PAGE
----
If you want to get someone’s attention or to squeeze past someone, one of the most useful Chinese phrases is bù hǎo yìsi (不好意思). This is slightly apologetic, courteous, and will get respectful attention.

If you step on someone’s toe or bump into someone, you can use the same phrase bù hǎo yìsi, and maybe add a “very” in front with zhēn (真). You can also repeatedly say duìbùqǐ! duìbùqǐ! (对不起). This is more apologetic.

In response, people may not say anything or may respond with a simple “no problem”, méi wèntí (没问题).

Note that people say “sorry” a lot less than they do in western cultures, particularly British (or ex-Colonial). For example, if you ask if someone in China if they accept cash and they don’t, they probably won’t say sorry. If you bump into someone, they won’t say sorry for being in the way.

Metro etiquette in Greater China

People are polite in China (even if the rules are a bit different), but they say little, especially to foreigners, who they assume don’t understand (as they usually don’t).

In a metro or any crowded situation where you have to push past someone, the best thing to say is gùo yí xia! (过一下!), which just means “coming through!”. The yí xia has no real meaning, but is used like “please” in phrases like this, and softens the blow.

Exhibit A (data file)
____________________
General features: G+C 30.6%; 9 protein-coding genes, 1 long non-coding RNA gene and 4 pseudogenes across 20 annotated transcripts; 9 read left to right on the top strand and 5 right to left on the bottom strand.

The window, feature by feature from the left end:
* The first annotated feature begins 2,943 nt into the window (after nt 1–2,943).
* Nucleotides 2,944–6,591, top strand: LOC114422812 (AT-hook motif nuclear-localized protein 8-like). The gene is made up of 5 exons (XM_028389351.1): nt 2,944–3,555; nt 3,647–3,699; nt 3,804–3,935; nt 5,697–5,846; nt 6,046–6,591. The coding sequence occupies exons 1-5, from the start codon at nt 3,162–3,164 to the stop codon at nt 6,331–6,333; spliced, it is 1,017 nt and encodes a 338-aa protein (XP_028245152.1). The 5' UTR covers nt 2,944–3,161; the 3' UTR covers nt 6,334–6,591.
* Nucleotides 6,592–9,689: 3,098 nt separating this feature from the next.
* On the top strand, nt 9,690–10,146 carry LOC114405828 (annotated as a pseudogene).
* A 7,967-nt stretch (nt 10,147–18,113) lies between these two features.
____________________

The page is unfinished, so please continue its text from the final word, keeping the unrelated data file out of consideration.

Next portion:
People asking if you’re getting off may ask ni xìa ma? to which you’ll reply wǒ xià, wǒ xià.

Taxi talk in China

Unless you’ve been under a rock, you’d know that these days you call a taxi by using Didi in Mainland China or Uber in Taiwan.

But if you see a driver in a quiet area or a three-wheeled taxi driver, you can ask them if they’re free with nǐ zǒu ma? (你走吗). This means “are you going?”

When you get to where you’re going, you can say zhèli kàobiān! (or kàobiār! in Northern China) to ask them to “pull over”. It’s a bit more natural than just “stop” that textbooks teach you.

These Chinese phrases make an often stressful situation — getting a taxi in a foreign language environment — go more smoothly.

Restaurant etiquette in Chinese

So many situations in China are about restaurants and eating. It’s where I do the bulk of my speaking Chinese!

The core basics which you’ll inevitably learn living in China are calling over a waiter, and then getting your bill. These Chinese phrases are indispensable.

The word you have to say — sometimes loudly — is “Waiter!” which is fúwùyuán! (服务员!) You’ll hear others yelling it. You don’t have to yell but you’ll definitely have to speak up.

When you’re done you can yell fúwùyuán!!! again and say you want the bill: máidān! (埋单). You can also say mǎidān (买单). They have different origins but are used the same way. In practice, they sound nearly identical.